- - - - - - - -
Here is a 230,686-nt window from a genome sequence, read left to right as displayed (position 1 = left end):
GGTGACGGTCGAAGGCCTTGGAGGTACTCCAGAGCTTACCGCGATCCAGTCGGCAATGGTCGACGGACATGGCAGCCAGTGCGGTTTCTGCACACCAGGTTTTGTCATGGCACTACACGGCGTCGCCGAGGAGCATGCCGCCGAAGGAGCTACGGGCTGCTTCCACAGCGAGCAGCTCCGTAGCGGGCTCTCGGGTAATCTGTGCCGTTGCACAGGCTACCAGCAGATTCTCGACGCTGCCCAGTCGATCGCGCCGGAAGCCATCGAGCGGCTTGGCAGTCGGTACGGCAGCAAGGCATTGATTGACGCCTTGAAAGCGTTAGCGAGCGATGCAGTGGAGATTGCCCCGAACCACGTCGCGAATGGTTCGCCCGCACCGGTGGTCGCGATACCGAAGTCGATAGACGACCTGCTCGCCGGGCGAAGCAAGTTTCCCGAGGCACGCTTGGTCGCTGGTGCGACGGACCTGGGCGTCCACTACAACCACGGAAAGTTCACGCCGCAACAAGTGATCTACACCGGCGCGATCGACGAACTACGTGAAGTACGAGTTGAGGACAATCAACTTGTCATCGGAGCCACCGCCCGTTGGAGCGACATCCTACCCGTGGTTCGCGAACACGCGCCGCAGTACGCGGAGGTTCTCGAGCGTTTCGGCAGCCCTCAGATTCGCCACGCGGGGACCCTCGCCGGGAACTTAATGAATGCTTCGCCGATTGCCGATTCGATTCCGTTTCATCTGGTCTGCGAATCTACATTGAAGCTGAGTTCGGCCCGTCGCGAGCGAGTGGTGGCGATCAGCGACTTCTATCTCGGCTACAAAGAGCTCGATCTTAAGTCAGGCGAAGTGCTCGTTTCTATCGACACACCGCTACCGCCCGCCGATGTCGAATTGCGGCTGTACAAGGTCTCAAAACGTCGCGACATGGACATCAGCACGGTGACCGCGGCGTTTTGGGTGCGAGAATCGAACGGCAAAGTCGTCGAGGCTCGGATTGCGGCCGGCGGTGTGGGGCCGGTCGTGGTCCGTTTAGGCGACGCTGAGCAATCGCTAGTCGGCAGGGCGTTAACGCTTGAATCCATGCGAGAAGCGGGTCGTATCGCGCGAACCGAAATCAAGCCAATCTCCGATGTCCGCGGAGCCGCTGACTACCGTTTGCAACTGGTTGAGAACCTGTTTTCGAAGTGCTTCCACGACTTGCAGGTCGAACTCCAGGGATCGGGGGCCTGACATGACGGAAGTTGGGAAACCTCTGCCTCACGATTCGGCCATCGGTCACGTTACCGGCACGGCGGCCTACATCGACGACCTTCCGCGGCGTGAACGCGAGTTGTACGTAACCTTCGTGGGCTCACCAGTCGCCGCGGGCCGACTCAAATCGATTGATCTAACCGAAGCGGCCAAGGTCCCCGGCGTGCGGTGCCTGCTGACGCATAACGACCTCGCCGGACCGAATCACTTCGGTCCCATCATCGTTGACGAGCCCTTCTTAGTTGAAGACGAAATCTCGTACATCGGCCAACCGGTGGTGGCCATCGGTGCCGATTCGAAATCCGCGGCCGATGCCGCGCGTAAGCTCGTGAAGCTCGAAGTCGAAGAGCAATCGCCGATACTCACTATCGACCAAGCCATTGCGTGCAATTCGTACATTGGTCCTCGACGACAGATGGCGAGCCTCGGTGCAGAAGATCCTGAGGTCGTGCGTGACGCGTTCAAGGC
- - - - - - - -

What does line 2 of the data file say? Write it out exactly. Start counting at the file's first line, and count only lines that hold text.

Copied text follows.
GGTGACGGTCGAAGGCCTTGGAGGTACTCCAGAGCTTACCGCGATCCAGTCGGCAATGGTCGACGGACATGGCAGCCAGTGCGGTTTCTGCACACCAGGTTTTGTCATGGCACTACACGGCGTCGCCGAGGAGCATGCCGCCGAAGGAGCTACGGGCTGCTTCCACAGCGAGCAGCTCCGTAGCGGGCTCTCGGGTAATCTGTGCCGTTGCACAGGCTACCAGCAGATTCTCGACGCTGCCCAGTCGATCGCGCCGGAAGCCATCGAGCGGCTTGGCAGTCGGTACGGCAGCAAGGCATTGATTGACGCCTTGAAAGCGTTAGCGAGCGATGCAGTGGAGATTGCCCCGAACCACGTCGCGAATGGTTCGCCCGCACCGGTGGTCGCGATACCGAAGTCGATAGACGACCTGCTCGCCGGGCGAAGCAAGTTTCCCGAGGCACGCTTGGTCGCTGGTGCGACGGACCTGGGCGTCCACTACAACCACGGAAAGTTCACGCCGCAACAAGTGATCTACACCGGCGCGATCGACGAACTACGTGAAGTACGAGTTGAGGACAATCAACTTGTCATCGGAGCCACCGCCCGTTGGAGCGACATCCTACCCGTGGTTCGCGAACACGCGCCGCAGTACGCGGAGGTTCTCGAGCGTTTCGGCAGCCCTCAGATTCGCCACGCGGGGACCCTCGCCGGGAACTTAATGAATGCTTCGCCGATTGCCGATTCGATTCCGTTTCATCTGGTCTGCGAATCTACATTGAAGCTGAGTTCGGCCCGTCGCGAGCGAGTGGTGGCGATCAGCGACTTCTATCTCGGCTACAAAGAGCTCGATCTTAAGTCAGGCGAAGTGCTCGTTTCTATCGACACACCGCTACCGCCCGCCGATGTCGAATTGCGGCTGTACAAGGTCTCAAAACGTCGCGACATGGACATCAGCACGGTGACCGCGGCGTTTTGGGTGCGAGAATCGAACGGCAAAGTCGTCGAGGCTCGGATTGCGGCCGGCGGTGTGGGGCCGGTCGTGGTCCGTTTAGGCGACGCTGAGCAATCGCTAGTCGGCAGGGCGTTAACGCTTGAATCCATGCGAGAAGCGGGTCGTATCGCGCGAACCGAAATCAAGCCAATCTCCGATGTCCGCGGAGCCGCTGACTACCGTTTGCAACTGGTTGAGAACCTGTTTTCGAAGTGCTTCCACGACTTGCAGGTCGAACTCCAGGGATCGGGGGCCTGACATGACGGAAGTTGGGAAACCTCTGCCTCACGATTCGGCCATCGGTCACGTTACCGGCACGGCGGCCTACATCGACGACCTTCCGCGGCGTGAACGCGAGTTGTACGTAACCTTCGTGGGCTCACCAGTCGCCGCGGGCCGACTCAAATCGATTGATCTAACCGAAGCGGCCAAGGTCCCCGGCGTGCGGTGCCTGCTGACGCATAACGACCTCGCCGGACCGAATCACTTCGGTCCCATCATCGTTGACGAGCCCTTCTTAGTTGAAGACGAAATCTCGTACATCGGCCAACCGGTGGTGGCCATCGGTGCCGATTCGAAATCCGCGGCCGATGCCGCGCGTAAGCTCGTGAAGCTCGAAGTCGAAGAGCAATCGCCGATACTCACTATCGACCAAGCCATTGCGTGCAATTCGTACATTGGTCCTCGACGACAGATGGCGAGCCTCGGTGCAGAAGATCCTGAGGTCGTGCGTGACGCGTTCAAGGC